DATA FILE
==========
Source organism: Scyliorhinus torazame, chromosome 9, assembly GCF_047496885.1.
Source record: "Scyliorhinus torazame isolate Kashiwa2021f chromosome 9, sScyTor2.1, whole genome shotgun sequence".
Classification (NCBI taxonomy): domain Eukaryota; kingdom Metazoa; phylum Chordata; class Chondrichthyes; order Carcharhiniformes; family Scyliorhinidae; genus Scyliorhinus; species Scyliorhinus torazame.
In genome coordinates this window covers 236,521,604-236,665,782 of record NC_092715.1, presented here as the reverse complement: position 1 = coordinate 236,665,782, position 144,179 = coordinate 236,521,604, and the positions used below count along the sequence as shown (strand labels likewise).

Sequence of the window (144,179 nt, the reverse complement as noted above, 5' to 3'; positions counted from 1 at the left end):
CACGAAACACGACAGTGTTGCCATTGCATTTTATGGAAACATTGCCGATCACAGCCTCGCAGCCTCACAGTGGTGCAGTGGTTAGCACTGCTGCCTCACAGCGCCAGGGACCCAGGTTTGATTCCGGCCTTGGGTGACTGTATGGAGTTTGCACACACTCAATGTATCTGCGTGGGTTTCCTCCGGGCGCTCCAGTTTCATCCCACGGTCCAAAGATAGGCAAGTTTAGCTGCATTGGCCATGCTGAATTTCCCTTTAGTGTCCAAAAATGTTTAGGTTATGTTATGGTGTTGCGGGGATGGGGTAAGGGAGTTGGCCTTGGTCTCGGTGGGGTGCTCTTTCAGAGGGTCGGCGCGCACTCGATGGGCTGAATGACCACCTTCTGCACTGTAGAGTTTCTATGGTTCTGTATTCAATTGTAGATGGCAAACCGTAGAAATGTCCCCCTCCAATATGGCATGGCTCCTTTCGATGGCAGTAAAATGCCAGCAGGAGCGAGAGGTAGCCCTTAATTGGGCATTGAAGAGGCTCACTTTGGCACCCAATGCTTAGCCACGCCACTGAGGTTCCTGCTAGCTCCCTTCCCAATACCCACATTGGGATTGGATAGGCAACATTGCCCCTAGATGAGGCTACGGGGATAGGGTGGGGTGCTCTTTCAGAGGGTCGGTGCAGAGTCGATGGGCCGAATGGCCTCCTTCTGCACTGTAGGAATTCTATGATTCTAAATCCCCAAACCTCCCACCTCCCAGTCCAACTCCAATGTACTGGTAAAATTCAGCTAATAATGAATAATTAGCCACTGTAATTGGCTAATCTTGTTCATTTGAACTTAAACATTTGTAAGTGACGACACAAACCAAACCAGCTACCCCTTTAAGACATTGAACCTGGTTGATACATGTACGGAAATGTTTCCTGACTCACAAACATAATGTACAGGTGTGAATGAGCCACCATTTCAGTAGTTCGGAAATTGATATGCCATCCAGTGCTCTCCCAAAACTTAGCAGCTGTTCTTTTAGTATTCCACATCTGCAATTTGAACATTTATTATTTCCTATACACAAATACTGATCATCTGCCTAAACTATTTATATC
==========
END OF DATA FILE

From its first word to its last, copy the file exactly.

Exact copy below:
Source organism: Scyliorhinus torazame, chromosome 9, assembly GCF_047496885.1.
Source record: "Scyliorhinus torazame isolate Kashiwa2021f chromosome 9, sScyTor2.1, whole genome shotgun sequence".
Classification (NCBI taxonomy): domain Eukaryota; kingdom Metazoa; phylum Chordata; class Chondrichthyes; order Carcharhiniformes; family Scyliorhinidae; genus Scyliorhinus; species Scyliorhinus torazame.
In genome coordinates this window covers 236,521,604-236,665,782 of record NC_092715.1, presented here as the reverse complement: position 1 = coordinate 236,665,782, position 144,179 = coordinate 236,521,604, and the positions used below count along the sequence as shown (strand labels likewise).

Sequence of the window (144,179 nt, the reverse complement as noted above, 5' to 3'; positions counted from 1 at the left end):
CACGAAACACGACAGTGTTGCCATTGCATTTTATGGAAACATTGCCGATCACAGCCTCGCAGCCTCACAGTGGTGCAGTGGTTAGCACTGCTGCCTCACAGCGCCAGGGACCCAGGTTTGATTCCGGCCTTGGGTGACTGTATGGAGTTTGCACACACTCAATGTATCTGCGTGGGTTTCCTCCGGGCGCTCCAGTTTCATCCCACGGTCCAAAGATAGGCAAGTTTAGCTGCATTGGCCATGCTGAATTTCCCTTTAGTGTCCAAAAATGTTTAGGTTATGTTATGGTGTTGCGGGGATGGGGTAAGGGAGTTGGCCTTGGTCTCGGTGGGGTGCTCTTTCAGAGGGTCGGCGCGCACTCGATGGGCTGAATGACCACCTTCTGCACTGTAGAGTTTCTATGGTTCTGTATTCAATTGTAGATGGCAAACCGTAGAAATGTCCCCCTCCAATATGGCATGGCTCCTTTCGATGGCAGTAAAATGCCAGCAGGAGCGAGAGGTAGCCCTTAATTGGGCATTGAAGAGGCTCACTTTGGCACCCAATGCTTAGCCACGCCACTGAGGTTCCTGCTAGCTCCCTTCCCAATACCCACATTGGGATTGGATAGGCAACATTGCCCCTAGATGAGGCTACGGGGATAGGGTGGGGTGCTCTTTCAGAGGGTCGGTGCAGAGTCGATGGGCCGAATGGCCTCCTTCTGCACTGTAGGAATTCTATGATTCTAAATCCCCAAACCTCCCACCTCCCAGTCCAACTCCAATGTACTGGTAAAATTCAGCTAATAATGAATAATTAGCCACTGTAATTGGCTAATCTTGTTCATTTGAACTTAAACATTTGTAAGTGACGACACAAACCAAACCAGCTACCCCTTTAAGACATTGAACCTGGTTGATACATGTACGGAAATGTTTCCTGACTCACAAACATAATGTACAGGTGTGAATGAGCCACCATTTCAGTAGTTCGGAAATTGATATGCCATCCAGTGCTCTCCCAAAACTTAGCAGCTGTTCTTTTAGTATTCCACATCTGCAATTTGAACATTTATTATTTCCTATACACAAATACTGATCATCTGCCTAAACTATTTATATC